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Inquiry into Number 10 party claims could be widened to other events, warns UK Cabinet minister

The Tories admitted an event organised by a mayoral candidate took place in the party’s headquarters on 14 December.

Boris Johnson speaks yesterday.
Boris Johnson speaks yesterday.
Image: Alamy Stock Photo

THE UK HEALTH Secretary has said the probe into allegations of a Downing Street Christmas party could be widened to include other claims, with Prime Minister Boris Johnson facing further questions after the Conservatives admitted a rule-breaking gathering took place at their headquarters.

Sajid Javid said he has been given “assurances” by “senior” officials that no Covid rules were broken by Downing Street staff on December 18.

However he noted it is for Cabinet Secretary Simon Case to use his investigation to “get to the bottom” of whether lockdown-breaking events were held last year.

The Cabinet minister told LBC: “Having this investigation, having the Cabinet Secretary look into this, is the right response because this is the individual who can talk to anyone, can get the data, the evidence together and establish the facts.”

It came as the House of Commons heard this morning that Case’s investigation will examine a gathering held in November of last year. 

The Tories have also admitted that an event organised by a mayoral campaign took place in the party’s Westminster headquarters on 14 December 2020 while the capital was in Tier 2 restrictions.

According to the Times, the “raucous” party took place in the HQ’s basement, was attended by No 10 aides and featured dancing and wine-drinking into the early hours despite indoor social mixing being banned at the time.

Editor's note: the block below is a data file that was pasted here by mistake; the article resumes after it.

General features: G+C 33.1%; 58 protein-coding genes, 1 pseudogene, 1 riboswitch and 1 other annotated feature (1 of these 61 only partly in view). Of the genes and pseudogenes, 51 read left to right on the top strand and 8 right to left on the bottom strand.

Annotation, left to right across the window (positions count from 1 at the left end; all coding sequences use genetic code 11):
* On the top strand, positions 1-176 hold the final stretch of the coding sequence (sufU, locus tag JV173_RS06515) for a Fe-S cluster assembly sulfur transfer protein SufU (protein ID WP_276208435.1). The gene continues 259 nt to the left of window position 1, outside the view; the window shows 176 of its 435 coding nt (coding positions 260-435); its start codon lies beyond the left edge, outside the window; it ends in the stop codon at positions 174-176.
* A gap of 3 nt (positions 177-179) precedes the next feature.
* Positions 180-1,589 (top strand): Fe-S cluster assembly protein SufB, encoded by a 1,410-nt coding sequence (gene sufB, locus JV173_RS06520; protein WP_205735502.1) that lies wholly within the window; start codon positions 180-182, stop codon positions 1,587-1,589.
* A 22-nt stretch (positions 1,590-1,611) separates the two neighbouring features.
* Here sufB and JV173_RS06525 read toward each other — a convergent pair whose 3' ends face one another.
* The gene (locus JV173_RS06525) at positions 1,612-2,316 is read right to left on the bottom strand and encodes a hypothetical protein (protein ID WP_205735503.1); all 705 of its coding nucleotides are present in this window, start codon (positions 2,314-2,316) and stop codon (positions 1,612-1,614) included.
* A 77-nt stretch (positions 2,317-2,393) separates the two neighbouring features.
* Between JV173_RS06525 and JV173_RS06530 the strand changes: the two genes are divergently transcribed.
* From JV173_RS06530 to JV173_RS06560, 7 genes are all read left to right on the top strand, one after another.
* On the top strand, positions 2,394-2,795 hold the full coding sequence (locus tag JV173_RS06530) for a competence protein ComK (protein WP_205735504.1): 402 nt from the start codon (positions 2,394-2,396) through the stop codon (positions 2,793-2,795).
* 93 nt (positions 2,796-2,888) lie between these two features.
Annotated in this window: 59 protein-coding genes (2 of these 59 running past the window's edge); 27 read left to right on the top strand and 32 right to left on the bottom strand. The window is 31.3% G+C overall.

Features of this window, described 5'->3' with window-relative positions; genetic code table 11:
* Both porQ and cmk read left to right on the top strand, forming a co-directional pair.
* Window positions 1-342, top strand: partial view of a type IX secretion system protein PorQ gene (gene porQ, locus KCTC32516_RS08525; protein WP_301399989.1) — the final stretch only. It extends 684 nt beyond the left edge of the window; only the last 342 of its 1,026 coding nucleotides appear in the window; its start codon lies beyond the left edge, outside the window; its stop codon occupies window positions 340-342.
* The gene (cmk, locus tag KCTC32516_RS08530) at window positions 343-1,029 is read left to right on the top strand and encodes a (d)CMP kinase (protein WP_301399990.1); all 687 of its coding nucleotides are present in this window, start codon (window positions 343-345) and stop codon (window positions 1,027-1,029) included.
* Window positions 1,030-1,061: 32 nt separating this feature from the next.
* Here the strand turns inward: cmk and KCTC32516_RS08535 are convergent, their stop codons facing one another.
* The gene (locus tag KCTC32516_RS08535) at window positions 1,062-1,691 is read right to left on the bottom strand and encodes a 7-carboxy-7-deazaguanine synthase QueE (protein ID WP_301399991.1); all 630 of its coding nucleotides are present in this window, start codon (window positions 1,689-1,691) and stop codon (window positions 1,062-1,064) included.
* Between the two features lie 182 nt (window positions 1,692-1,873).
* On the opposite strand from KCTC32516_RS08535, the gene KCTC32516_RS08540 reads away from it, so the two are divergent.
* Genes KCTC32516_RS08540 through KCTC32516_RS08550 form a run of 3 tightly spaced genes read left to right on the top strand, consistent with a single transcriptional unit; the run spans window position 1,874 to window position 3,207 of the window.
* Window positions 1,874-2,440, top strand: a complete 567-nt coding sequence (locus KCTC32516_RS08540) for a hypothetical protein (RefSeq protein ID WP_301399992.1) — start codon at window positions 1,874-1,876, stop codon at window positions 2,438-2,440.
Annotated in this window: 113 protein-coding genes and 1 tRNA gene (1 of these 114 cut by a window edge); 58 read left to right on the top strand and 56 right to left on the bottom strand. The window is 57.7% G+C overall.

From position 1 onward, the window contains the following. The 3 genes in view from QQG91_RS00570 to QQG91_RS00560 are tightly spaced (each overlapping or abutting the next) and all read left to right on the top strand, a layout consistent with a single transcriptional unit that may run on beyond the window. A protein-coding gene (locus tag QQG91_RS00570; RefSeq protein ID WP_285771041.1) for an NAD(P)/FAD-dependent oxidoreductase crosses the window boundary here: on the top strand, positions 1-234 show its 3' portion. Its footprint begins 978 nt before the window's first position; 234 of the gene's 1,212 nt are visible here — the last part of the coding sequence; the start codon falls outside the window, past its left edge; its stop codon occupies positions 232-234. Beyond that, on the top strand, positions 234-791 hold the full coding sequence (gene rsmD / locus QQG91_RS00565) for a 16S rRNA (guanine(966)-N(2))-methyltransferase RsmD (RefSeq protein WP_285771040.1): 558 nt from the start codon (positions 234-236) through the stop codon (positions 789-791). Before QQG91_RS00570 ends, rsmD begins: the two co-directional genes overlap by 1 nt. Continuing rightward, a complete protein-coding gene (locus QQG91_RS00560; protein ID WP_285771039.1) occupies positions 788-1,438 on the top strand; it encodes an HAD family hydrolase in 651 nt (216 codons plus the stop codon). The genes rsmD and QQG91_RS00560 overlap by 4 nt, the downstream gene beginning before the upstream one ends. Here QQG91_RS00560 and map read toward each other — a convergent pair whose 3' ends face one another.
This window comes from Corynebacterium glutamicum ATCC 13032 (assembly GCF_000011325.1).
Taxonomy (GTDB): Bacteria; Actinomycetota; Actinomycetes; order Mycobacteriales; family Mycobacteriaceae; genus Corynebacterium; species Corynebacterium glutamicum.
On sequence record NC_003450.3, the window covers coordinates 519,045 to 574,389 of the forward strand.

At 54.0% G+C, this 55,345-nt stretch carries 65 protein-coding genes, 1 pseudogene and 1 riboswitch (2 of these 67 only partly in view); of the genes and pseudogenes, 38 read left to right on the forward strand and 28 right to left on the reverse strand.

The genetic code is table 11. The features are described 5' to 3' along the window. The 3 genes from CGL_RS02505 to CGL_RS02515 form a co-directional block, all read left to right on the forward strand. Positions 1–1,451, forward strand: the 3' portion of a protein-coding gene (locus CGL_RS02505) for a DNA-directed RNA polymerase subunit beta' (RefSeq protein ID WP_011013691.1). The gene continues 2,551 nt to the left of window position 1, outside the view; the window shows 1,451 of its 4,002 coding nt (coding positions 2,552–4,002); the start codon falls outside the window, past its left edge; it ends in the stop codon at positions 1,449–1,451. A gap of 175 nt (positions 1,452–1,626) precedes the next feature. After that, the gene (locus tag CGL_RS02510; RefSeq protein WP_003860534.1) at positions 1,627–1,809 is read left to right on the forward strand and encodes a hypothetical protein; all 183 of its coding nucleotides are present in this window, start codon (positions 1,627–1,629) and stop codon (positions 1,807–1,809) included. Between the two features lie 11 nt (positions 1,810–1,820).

Javid said he has no knowledge of that event, but suggested the head of the Civil Service could choose to delve into what happened as part of his investigation.

“I do know that Simon Case is not just looking at a particular date,” Javid said. “He is free to look at whatever dates he wants to consider.”

Case’s inquiry was ordered by the Prime Minister after a leaked video emerged showing Downing Street aides laughing about a “fictional” party at Downing Street in December 2020.

During a press conference on Wednesday, Boris Johnson also appeared to concede that the Cabinet Secretary would be able to go further than just reviewing the events of 18 December and “look at other things”, with other alleged gatherings in Downing Street over the festive period last year.

Johnson has also said that voters have “every right” to cast him “down and out again” as he championed the benefits of living in a democracy.

In remarks he will deliver via a pre-recorded video to the Summit for Democracy, hosted by US President Joe Biden this evening, the Prime Minister said he would “not wish it any other way” than for voters to be able to get rid of him at the ballot box.

He said: “Out of Athens more than 2,500 years ago, there came a simple and beautiful idea: that people are neither passive nor powerless, but free citizens with a right to participate in the governance of their country.

“The idea of democracy has gathered force down the centuries, inspiring billions across the world, and converging on the principles we all share.

“We believe that our peoples are entitled to elect and remove their governments through the ballot box, overseen by independent courts and a free media.

“We’re only here because our electorates have, at least for the time being, raised us to positions of responsibility for their affairs – but they have every right to cast us down and out again, and we would not wish it any other way.”

There was some brighter personal news for the British PM this morning, as Johnson’s wife Carrie has given birth to her second child.

Mr and Mrs Johnson announced the birth of a “healthy baby girl” at a London hospital on Thursday after. 

It came following a tumultuous 24 hours for Downing Street.